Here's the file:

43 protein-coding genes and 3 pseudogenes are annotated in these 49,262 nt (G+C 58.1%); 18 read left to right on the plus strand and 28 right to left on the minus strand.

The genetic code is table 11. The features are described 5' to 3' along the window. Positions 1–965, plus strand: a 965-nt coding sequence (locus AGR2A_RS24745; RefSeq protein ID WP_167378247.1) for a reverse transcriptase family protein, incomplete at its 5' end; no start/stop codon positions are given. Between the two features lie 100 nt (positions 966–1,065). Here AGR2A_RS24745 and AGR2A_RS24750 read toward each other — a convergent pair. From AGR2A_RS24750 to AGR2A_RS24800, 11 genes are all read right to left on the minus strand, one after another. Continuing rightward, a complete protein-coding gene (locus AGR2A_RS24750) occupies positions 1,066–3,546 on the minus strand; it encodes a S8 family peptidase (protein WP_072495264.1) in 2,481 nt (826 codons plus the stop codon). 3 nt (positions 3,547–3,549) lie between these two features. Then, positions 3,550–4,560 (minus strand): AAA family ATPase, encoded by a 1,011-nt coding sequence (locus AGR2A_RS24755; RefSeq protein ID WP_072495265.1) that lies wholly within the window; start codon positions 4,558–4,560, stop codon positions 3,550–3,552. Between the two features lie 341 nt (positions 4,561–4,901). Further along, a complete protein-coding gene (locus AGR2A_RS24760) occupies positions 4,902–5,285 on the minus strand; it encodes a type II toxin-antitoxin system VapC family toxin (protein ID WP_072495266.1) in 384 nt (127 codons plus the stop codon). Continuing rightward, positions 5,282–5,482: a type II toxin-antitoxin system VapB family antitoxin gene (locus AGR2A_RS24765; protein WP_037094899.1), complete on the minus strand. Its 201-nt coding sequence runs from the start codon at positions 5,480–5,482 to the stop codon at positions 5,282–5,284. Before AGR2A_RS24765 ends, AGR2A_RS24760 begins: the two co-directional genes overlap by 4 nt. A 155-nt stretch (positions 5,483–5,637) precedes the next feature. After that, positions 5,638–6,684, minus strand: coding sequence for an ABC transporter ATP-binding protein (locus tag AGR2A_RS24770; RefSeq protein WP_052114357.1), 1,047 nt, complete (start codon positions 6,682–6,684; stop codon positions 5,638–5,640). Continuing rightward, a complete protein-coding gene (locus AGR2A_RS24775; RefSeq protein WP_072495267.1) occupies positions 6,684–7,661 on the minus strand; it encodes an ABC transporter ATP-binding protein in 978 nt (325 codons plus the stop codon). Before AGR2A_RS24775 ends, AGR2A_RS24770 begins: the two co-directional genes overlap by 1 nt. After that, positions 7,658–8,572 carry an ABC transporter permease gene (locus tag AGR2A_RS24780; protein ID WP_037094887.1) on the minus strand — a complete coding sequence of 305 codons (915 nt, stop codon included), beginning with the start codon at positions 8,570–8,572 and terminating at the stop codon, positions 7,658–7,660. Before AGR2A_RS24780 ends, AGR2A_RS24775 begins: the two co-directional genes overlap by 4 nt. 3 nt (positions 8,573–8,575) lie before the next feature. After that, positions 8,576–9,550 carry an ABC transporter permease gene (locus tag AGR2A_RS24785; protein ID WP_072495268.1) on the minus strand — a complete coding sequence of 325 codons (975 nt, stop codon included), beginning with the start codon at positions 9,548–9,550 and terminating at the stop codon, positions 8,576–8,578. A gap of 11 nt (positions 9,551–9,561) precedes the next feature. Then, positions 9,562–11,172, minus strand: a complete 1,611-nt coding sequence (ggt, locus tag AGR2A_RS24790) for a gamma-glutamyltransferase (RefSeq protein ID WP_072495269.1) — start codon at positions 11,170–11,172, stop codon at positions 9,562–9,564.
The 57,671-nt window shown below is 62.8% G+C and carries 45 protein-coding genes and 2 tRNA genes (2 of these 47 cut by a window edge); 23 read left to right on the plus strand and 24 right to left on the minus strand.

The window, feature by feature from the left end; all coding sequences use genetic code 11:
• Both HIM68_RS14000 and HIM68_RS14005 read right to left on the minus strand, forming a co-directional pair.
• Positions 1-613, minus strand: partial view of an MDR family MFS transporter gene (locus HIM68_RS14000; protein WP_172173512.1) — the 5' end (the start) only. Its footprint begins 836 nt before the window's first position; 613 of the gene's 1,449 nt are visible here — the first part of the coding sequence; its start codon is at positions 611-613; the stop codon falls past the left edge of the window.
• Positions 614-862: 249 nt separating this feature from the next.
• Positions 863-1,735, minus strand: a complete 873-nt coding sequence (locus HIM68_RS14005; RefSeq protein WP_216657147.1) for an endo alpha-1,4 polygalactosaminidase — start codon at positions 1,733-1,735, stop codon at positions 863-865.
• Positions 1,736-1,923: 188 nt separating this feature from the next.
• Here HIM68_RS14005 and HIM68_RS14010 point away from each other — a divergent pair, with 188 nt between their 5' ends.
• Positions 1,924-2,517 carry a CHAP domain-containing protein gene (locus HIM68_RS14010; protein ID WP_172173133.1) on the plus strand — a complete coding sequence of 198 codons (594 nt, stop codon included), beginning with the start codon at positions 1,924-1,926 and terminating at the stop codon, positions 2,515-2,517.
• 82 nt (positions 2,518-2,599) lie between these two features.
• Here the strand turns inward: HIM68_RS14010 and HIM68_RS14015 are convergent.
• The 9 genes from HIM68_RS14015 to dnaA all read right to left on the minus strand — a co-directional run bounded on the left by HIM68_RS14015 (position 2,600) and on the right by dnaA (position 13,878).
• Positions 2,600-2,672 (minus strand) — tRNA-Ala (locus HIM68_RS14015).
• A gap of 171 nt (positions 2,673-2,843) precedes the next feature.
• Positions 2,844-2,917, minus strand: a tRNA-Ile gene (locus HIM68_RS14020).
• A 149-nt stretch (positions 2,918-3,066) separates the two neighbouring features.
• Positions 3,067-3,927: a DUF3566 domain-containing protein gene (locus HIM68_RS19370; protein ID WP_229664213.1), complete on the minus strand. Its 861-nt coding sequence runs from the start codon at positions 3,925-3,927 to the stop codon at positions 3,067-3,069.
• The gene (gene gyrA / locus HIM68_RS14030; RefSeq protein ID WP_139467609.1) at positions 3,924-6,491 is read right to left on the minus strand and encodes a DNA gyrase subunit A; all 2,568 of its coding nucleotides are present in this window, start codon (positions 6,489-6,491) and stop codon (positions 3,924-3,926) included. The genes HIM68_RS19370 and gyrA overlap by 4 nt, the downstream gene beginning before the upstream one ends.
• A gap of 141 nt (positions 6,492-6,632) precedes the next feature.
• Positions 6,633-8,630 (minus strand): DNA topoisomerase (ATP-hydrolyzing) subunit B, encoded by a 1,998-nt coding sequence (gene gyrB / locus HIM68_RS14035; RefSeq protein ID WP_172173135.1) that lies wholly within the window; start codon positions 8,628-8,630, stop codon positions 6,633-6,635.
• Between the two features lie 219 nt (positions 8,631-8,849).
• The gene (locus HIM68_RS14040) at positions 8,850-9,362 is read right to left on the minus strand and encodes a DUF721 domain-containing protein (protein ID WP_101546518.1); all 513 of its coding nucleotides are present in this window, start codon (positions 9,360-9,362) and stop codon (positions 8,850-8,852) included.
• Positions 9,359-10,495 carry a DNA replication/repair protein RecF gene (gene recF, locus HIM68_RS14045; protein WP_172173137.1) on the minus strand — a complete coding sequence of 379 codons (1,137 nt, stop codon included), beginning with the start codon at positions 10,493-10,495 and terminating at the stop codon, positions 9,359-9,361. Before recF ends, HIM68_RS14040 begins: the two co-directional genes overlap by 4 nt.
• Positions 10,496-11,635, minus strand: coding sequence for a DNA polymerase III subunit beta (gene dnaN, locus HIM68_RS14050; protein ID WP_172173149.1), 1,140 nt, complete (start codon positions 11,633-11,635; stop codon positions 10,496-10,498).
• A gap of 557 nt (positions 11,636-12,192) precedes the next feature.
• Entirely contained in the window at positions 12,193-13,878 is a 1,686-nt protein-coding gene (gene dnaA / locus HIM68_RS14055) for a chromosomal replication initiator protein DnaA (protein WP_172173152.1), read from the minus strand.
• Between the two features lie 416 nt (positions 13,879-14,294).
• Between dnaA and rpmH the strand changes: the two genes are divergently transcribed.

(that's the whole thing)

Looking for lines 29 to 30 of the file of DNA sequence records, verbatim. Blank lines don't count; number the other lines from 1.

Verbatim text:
• Between the two features lie 416 nt (positions 13,879-14,294).
• Between dnaA and rpmH the strand changes: the two genes are divergently transcribed.